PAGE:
The founder of online illegal drug marketplace the Silk Road has been sentenced to life in prison in the US.Federal prosecutors said Ross Ulbricht's website, hosted on the hidden "dark web", sold more than $200m (£131m) worth of drugs anonymously.
The 31-year-old was found guilty in New York of charges including conspiracy to commit drug trafficking, money laundering and computer hacking.
The site was shut down in 2013 after police arrested Ulbricht.
In February he was convicted of operating the site for nearly three years from 2011.
What was the Silk Road?
The Silk Road took its name from the historic trade routes spanning Europe, Asia and parts of Africa.
The Silk Road took its name from the historic trade routes spanning Europe, Asia and parts of Africa.
It achieved notoriety through media reports and online chatter. But users could only access the site through Tor - a system that lets people use the web without revealing who they are or which country they are in.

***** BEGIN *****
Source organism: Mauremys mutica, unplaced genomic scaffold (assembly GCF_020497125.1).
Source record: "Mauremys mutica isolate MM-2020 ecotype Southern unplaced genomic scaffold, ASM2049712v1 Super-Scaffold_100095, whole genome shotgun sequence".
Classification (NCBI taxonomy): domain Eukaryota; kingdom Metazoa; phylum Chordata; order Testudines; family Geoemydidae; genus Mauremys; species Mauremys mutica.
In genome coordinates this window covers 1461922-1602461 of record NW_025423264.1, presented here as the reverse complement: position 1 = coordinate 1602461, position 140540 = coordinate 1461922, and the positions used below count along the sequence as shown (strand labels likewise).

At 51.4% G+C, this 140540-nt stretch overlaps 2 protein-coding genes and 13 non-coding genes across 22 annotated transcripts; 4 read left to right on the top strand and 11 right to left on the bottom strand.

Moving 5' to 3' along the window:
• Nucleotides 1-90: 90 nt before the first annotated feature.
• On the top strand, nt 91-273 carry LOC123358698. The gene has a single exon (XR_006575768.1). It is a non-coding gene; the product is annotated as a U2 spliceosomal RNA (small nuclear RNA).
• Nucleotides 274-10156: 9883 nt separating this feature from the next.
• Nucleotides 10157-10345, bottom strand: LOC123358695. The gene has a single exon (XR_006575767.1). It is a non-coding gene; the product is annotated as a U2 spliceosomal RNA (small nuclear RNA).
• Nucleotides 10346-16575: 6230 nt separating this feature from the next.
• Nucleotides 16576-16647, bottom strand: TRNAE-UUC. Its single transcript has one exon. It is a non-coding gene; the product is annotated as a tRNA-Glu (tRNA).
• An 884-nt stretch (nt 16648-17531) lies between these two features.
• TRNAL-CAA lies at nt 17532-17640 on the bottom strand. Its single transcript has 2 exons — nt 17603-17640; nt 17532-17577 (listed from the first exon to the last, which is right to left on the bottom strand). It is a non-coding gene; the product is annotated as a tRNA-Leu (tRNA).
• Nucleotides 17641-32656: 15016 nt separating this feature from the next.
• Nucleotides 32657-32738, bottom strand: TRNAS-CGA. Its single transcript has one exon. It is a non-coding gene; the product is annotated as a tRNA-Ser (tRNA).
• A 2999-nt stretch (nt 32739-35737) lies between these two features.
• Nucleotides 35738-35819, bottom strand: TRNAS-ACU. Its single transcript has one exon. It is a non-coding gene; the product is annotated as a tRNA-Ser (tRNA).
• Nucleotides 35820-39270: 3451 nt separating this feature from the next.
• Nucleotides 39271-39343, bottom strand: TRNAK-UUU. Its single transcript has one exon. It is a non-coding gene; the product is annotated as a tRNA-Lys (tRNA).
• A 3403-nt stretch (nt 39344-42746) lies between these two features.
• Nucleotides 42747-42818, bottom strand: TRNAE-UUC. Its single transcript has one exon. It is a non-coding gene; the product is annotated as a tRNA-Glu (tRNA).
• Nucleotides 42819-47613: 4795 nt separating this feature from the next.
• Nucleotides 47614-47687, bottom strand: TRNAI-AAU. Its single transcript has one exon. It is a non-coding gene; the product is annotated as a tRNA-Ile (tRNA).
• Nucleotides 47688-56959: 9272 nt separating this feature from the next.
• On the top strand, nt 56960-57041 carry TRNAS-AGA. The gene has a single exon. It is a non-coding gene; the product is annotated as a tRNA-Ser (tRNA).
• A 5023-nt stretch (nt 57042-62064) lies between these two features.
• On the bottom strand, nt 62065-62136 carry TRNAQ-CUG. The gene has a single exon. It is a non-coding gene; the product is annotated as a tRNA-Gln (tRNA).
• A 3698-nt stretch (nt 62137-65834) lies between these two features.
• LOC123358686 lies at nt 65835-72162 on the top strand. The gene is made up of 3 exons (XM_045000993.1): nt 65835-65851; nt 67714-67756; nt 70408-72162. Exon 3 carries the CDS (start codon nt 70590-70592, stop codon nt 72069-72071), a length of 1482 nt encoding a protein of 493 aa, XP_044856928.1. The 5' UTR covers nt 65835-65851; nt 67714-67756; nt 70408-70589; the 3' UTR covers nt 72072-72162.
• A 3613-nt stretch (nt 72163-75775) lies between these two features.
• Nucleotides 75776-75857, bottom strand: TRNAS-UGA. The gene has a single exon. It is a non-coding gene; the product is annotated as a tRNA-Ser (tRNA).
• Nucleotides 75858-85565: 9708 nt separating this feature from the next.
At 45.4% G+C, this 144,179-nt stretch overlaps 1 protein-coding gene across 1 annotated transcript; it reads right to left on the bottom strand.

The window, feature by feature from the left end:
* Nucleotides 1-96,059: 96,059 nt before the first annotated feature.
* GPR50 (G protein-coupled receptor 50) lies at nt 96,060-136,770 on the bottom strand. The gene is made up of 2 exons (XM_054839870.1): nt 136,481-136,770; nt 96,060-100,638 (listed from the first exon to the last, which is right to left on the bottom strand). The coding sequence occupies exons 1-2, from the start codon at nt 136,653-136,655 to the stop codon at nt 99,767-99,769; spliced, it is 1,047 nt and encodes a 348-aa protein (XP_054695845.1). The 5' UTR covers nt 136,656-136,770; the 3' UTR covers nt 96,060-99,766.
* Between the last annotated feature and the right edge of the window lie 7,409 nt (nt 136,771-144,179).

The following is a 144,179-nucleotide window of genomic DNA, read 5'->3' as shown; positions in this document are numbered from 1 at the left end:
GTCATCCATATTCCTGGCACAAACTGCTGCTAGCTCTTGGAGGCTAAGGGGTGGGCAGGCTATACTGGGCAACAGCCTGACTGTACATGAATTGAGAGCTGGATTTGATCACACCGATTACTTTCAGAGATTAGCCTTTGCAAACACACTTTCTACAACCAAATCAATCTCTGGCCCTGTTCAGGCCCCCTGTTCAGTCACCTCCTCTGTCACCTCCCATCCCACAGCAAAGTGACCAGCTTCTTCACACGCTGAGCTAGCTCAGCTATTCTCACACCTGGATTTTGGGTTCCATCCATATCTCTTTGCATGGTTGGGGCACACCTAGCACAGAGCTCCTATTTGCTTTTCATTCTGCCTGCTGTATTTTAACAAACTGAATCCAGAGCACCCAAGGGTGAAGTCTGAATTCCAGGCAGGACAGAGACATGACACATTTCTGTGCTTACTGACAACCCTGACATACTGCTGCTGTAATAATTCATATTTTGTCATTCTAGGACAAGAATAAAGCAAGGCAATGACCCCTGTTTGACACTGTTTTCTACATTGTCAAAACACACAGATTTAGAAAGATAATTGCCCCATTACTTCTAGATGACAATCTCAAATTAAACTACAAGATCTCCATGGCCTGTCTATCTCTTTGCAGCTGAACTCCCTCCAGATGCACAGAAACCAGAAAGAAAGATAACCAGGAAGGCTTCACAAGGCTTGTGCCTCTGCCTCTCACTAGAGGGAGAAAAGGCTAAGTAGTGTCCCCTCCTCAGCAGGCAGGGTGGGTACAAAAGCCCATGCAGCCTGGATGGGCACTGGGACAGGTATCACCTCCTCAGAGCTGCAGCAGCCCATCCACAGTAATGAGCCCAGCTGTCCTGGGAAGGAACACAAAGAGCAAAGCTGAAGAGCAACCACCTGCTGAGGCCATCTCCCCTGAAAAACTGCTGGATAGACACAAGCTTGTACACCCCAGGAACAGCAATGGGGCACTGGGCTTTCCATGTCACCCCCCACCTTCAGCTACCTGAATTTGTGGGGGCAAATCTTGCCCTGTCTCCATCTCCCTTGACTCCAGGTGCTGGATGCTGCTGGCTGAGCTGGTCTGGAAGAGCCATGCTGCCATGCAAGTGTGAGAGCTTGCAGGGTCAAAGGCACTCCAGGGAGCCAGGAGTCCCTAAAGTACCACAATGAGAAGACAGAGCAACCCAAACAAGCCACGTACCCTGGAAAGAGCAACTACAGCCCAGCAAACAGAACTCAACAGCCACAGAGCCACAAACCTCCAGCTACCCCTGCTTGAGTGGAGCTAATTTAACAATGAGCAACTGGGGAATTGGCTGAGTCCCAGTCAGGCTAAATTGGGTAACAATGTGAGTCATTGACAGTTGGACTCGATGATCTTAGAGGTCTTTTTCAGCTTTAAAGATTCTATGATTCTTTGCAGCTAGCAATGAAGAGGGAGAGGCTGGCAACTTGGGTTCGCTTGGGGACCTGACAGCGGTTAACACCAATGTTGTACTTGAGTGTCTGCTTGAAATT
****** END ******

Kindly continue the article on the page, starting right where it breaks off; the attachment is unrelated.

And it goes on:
Tor was created by the US government to help provide activists with anonymity but is now often used to mask illegal transactions.
Illegal drugs such as heroin could be bought on the Silk Road using the virtual currency Bitcoin, which is also hard to monitor, but the site also offered other products such as hacking equipment and stolen passports.
Court documents from the FBI said the site had just under a million registered users, but investigators said they did not know how many were active.
How FBI closed in on suspect Ross Ulbricht
'Carefully planned'Sentencing Ulbricht - who has two college degrees - District Judge Katherine Forrest said he was "no better a person than any other drug dealer".
She said the site had been his "carefully planned life's work".
"There must be no doubt that lawlessness will not be tolerated," she added.
Ulbricht had expressed remorse and had written to the judge begging to not receive a life sentence.
"I know you must take away my middle years," he wrote, "but please leave me my old age."
Before the sentence was announced, Ulbricht told the judge he was not greedy.